As America begins to truly understand that the high cost of having too much fat in one’s diet can lead to a heart attack, three interconnected stories* appeared in the last 24 hours that deserve some attention.
The first is that, every January, the Department of Labor’s Bureau of Labor Statistics releases its union membership data report. Not surprisingly, today’s BLS report summary reveals that U.S. union membership sell dramatically in 2010.
Here are the hard numbers:
- Overall union membership is down to 11.9 percent, from 12.3 percent a year earlier
- Unions lost 612,000 members and now stand at 14.7 million members
- In 1983, union membership was at 20.1 percent with 17.7 million members
- Private vs. Public Sector Union Membership
- Public-Sector union membership, which represent 36.2 percent of all public-sector workers, stands at 7.6 million workers
- Private-Sector union membership, which represents 6.9 percent of all private-sector workers, stands at 7.1 million workers
- The breakdown:
Within the public sector, local government workers had the highest union membership rate, 42.3 percent. This group includes workers in heavily unionized occupations, such as teachers, police officers, and fire fighters. Private sector industries with high unionization rates included transportation and utilities (21.8 percent), telecommunications (15.8 percent), and construction (13.1percent). In 2010, low unionization rates occurred in agriculture and related industries (1.6 percent) and in financial activities (2.0 percent). [Emphasis added.]
- Age differences. Older workers (55-64) represented the highest percentage of union membership with 15.7 percent, while younger workers (16 to 24) represented the lowed at 4.3 percent. [This explains the AFL-CIO’s push to target America’s youth.]
There is more data that the Bureau of Labor Statistics has reported which you can find here. However, the interesting note about this is the timing of the BLS’ report, especially in light of the fact that the cost of unions is coming home to roost in so many states.
It may only be a coincidence of timing, but the main story on Drudge last night was the New York Times piece on how Congressional policymakers are studying (quietly) how to let states declare bankruptcy:
Policy makers are working behind the scenes to come up with a way to let states declare bankruptcy and get out from under crushing debts, including the pensions they have promised to retired public workers.
Beyond their short-term budget gaps, some states have deep structural problems, like insolvent pension funds, that are diverting money from essential public services like education and health care. Some members of Congress fear that it is just a matter of time before a state seeks a bailout, say bankruptcy lawyers who have been consulted by Congressional aides.
Bankruptcy could permit a state to alter its contractual promises to retirees, which are often protected by state constitutions, and it could provide an alternative to a no-strings bailout. Along with retirees, however, investors in a state’s bonds could suffer, possibly ending up at the back of the line as unsecured creditors.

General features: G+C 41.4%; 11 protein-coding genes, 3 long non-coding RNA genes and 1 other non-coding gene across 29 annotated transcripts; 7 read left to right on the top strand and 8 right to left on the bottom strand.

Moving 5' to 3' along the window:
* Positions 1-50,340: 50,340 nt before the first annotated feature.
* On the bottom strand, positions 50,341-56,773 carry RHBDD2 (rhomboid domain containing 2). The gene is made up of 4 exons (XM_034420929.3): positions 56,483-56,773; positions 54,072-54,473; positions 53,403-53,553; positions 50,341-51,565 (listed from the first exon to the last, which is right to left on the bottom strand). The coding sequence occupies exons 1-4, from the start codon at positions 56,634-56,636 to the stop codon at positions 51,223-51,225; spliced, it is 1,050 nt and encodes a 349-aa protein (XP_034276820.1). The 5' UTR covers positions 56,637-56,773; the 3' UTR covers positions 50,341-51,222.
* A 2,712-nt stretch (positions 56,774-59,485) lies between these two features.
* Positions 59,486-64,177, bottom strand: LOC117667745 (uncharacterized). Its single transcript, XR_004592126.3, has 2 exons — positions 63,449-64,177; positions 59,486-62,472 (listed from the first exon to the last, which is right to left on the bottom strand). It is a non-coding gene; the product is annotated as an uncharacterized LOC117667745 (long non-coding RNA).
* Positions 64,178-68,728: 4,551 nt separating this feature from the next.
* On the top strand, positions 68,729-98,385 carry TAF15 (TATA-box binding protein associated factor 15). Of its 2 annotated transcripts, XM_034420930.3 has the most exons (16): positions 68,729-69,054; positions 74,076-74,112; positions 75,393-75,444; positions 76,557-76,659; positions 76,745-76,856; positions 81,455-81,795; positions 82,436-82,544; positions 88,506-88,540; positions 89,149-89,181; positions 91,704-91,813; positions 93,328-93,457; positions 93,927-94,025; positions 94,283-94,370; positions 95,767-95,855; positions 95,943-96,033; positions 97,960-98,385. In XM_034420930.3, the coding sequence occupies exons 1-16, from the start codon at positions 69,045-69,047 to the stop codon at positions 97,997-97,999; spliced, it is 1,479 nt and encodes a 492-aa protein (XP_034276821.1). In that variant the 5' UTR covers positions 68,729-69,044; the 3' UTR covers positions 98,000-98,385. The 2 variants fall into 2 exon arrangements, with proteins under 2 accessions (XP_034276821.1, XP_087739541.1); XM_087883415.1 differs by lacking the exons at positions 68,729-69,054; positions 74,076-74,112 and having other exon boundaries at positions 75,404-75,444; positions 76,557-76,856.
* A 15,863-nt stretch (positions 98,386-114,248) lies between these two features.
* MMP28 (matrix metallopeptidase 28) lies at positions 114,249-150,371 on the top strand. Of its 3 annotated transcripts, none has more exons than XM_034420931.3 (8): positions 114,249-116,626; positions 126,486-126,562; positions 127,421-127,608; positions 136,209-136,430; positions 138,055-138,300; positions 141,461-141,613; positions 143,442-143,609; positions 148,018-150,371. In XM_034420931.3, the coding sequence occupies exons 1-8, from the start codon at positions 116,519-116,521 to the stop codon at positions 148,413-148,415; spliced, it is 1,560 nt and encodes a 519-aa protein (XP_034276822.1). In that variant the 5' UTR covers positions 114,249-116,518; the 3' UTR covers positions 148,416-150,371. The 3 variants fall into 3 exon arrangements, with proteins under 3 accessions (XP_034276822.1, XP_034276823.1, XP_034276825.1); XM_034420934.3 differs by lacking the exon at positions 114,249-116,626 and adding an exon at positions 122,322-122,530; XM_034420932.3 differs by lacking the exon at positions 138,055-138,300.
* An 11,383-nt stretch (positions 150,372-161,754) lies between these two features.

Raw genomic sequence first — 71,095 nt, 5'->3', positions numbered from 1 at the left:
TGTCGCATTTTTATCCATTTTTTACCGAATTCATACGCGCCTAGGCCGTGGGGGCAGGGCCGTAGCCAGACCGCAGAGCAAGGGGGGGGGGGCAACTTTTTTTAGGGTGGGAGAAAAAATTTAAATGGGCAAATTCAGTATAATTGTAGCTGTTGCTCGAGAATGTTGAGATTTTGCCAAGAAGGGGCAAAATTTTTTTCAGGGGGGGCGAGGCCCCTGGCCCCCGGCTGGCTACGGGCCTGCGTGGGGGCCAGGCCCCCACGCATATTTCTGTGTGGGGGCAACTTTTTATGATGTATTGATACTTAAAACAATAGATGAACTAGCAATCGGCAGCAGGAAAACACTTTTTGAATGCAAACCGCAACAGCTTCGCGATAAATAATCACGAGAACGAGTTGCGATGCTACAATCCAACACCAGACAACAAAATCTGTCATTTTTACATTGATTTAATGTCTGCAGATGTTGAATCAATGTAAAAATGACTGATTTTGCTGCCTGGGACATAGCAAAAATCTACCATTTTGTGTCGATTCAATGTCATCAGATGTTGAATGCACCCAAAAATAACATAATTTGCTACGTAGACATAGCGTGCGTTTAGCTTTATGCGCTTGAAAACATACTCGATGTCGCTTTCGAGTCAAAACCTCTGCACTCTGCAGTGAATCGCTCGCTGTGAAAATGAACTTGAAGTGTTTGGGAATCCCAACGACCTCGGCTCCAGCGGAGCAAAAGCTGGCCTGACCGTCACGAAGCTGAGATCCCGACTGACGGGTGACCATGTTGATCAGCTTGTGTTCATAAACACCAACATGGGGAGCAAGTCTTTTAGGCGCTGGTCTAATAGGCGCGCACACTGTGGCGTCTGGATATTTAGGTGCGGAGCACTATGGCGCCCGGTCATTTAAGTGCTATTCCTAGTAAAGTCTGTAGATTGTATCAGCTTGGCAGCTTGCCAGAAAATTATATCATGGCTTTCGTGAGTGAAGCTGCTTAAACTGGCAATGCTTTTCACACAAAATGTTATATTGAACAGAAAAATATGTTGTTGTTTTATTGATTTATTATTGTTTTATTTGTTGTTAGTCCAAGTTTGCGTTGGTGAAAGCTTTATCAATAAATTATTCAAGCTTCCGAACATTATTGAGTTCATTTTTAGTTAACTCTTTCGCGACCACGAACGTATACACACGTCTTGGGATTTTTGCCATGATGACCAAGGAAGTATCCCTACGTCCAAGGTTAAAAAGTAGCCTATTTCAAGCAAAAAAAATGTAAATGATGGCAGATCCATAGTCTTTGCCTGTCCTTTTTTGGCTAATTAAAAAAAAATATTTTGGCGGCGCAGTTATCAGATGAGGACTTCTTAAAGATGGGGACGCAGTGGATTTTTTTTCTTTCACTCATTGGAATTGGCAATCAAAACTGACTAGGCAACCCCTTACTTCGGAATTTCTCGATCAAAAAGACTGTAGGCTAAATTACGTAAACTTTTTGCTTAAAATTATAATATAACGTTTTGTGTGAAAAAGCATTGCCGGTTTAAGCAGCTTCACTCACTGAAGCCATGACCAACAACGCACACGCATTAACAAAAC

For now, the fear of destabilizing the municipal bond market with the words “state bankruptcy” has proponents in Congress going about their work on tiptoe. No draft bill is in circulation yet, and no member of Congress has come forward as a sponsor, although Senator John Cornyn, a Texas Republican, asked the Federal Reserve chairman, Ben S. Bernanke, about the possiblity in a hearing this month.
California Uber Alles
Now that he’s returned to the Governor’s office, California’s Jerry Brown, the same governor who gave California unions the ability to put a noose around the Golden State’s neck 34 years ago has declared a fiscal state of emergency.
Jerry Brown, California’s governor, declared a state of fiscal emergency on Thursday for the government of the most populous US state to press lawmakers to tackle its $25.4 billion budget gap.
Brown was sworn in to his third term early this month and has presented lawmakers with a plan to balance the state’s books with $12.5 billion in spending cuts and revenue from tax extensions that voters must first approve.
Already, Brown is taking flak from the Left, as noted in this piece: “Capitalism means crisis, no matter who is ‘in the government.’ Only revolution can sweep away this mess.” However, unions, who spent so much time and money fighting Brown’s predecessor, Arnold Schwarzenegger (as well as the resources and dirty tricks to defeat Meg Whitman) may have resigned themselves to facing reality.
Brown put his plan on the table at a time when state government is hamstrung, short on cash and limited in its choices. Fellow Democrats and entrenched interests who for years have fought some of the same cuts and taxes seemed to acknowledge that if Brown fails, the consequences will be dire.
Union members who fought similar cuts in recent years also seemed resigned.
“We’re feeling a little better about this budget,” said Barbara Blake, a registered nurse and state secretary of the United Nurses Assn. of California.
Unfortunately, all of this may be too little too late as America’s economy and the politicians continue coming to grips with the costs of unionization.
[* Emphasis added throughout.]
“I bring reason to your ears, and, in language as plain as ABC, hold up truth to your eyes.” Thomas Paine, December 23, 1776